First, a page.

The father of a 14-year-old boy crushed to death at an AC/DC concert has filed an $8 million wrongful death suit against the band and companies connected with the concert, including a local radio station and concert promoter.

Bruce C. Child, father of Curtis Child, filed the suit in 3rd District Court against the Australian band, its managers, the agency that books AC/DC's engagements, the company that manages the Salt Palace, the company that provided security at the concert, the local concert promoter that brought AC/DC to town and the radio station that sponsored the concert.The suit said that "willful, malicious conduct" by the defendants resulted in irreversible brain damage to Curtis Child caused by compression asphyxiation. Child was one of three teenagers crushed to death at the AC/DC concert Jan. 18 in the Salt Palace.

Jimmie Luke Boyd, 14, and Elizabeth Glausi, 19, were also crushed to death when fans piled on top of each other in an attempt to reach the stage as the band launched into the song, "Thunder Struck."

Boyd died the night of the concert. Child and Glausi died from their injuries two days later.

Bruce Child did not name Salt Lake County as a defendant in the suit, but that is only because state law requires those suing state and local governments to first file a claim with the agency, explained his attorney, R Craig Clark Jr. of San Diego.

"That claim will be filed shortly," he said.

If the county rejects the claim, Child will then name the county as a defendant in his suit.

Clark is not representing Lucy Child, mother of the deceased. The parents are divorced.

Bruce Child seeks $3 million in general damages, $5 million in punitive damages and an unnamed sum in special damages such as medical costs and funeral expenses.

"Mr. Child is horribly, horribly distraught over this thing," Clark said. "His most fervent hope is that Curtis not die in vain; that this not happen again. By suing all the people involved in this tragedy, hopefully we can stop them from doing this in other places. Hopefully, we can save some lives."

Festival seating in the Salt Palace is blamed for the deaths. Under a festival seating arrangement, tickets are sold under general admission and fans gather on the floor to listen to the band instead of sitting in assigned seats.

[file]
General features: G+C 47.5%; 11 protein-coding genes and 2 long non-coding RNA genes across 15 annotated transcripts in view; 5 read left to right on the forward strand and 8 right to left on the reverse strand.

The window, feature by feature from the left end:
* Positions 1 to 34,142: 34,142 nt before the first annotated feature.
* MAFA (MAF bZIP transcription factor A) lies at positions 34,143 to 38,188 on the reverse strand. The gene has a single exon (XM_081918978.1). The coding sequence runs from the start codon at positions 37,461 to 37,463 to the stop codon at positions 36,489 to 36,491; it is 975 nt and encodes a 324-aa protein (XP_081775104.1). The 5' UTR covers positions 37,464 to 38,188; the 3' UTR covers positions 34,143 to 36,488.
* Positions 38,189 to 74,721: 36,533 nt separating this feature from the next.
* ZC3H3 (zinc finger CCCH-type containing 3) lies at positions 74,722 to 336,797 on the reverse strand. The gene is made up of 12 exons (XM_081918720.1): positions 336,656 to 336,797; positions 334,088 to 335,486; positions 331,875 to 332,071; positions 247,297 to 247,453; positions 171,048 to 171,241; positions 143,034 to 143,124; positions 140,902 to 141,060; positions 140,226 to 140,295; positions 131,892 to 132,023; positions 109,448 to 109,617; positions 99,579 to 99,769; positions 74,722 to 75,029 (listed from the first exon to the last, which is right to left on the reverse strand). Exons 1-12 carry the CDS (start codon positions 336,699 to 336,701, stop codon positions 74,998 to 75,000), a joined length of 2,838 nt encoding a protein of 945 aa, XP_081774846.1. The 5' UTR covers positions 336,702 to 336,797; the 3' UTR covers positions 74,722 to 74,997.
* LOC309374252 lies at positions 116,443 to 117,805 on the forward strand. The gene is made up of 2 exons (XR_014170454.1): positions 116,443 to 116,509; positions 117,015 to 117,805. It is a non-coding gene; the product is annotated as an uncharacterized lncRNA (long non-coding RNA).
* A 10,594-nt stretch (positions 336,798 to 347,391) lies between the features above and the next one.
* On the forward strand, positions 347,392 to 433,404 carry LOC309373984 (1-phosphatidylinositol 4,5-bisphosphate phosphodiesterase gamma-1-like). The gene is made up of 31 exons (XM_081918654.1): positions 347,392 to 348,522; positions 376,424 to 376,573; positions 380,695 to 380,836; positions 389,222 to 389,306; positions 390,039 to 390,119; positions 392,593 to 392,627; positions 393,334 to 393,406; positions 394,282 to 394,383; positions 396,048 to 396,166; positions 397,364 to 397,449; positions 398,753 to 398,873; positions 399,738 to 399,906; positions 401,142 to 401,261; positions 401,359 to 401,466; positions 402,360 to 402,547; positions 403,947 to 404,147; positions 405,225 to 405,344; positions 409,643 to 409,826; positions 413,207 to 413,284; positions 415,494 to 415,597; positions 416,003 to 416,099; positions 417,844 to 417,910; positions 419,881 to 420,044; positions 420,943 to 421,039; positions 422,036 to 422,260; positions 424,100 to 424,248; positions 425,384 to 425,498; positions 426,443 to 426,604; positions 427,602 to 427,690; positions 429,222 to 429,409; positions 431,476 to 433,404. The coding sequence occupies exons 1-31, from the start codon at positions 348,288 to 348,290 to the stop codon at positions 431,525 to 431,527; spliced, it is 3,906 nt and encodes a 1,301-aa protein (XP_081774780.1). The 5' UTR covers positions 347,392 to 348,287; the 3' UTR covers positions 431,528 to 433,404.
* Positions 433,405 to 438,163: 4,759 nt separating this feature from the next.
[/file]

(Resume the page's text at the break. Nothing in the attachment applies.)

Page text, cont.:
United Concerts, a local concert promotion company, is a "main defendant in the case," Clark said. They are responsible for promoting, putting together and selling the concert, he said.

Utahn James McNeil, president of United Concerts, is identified as a defendant.

KBER Radio 101.1 FM is the second Salt Lake defendant. "The station advertised and promoted the concert," Clark said. "The day of the concert, they announced there were another 500 general-admission tickets available for the concert.

"They have been promoting concerts like these for a long time. They had to be aware of the kind of seating situation at the Salt Palace."

KBER's owner, Devine Media Corp. in Delaware, is also named in the suit.

A station spokeswoman said they "have no comment at this time."

Child also sued Contemporary Services, a California security company with an office in Salt Lake City, for not fulfilling their obligation to guard the fans. "The guards couldn't stop the concert. They couldn't save those people from being suffocated. The guards simply didn't guard," Clark said.

Spectacor Management, a Pennsylvania company that manages the Salt Palace, was named in the suit along with Salt Palace manager David Meek. The company's risk manager in Philadelphia was unavailable for comment Wednesday.

The suit seeks a trial by jury.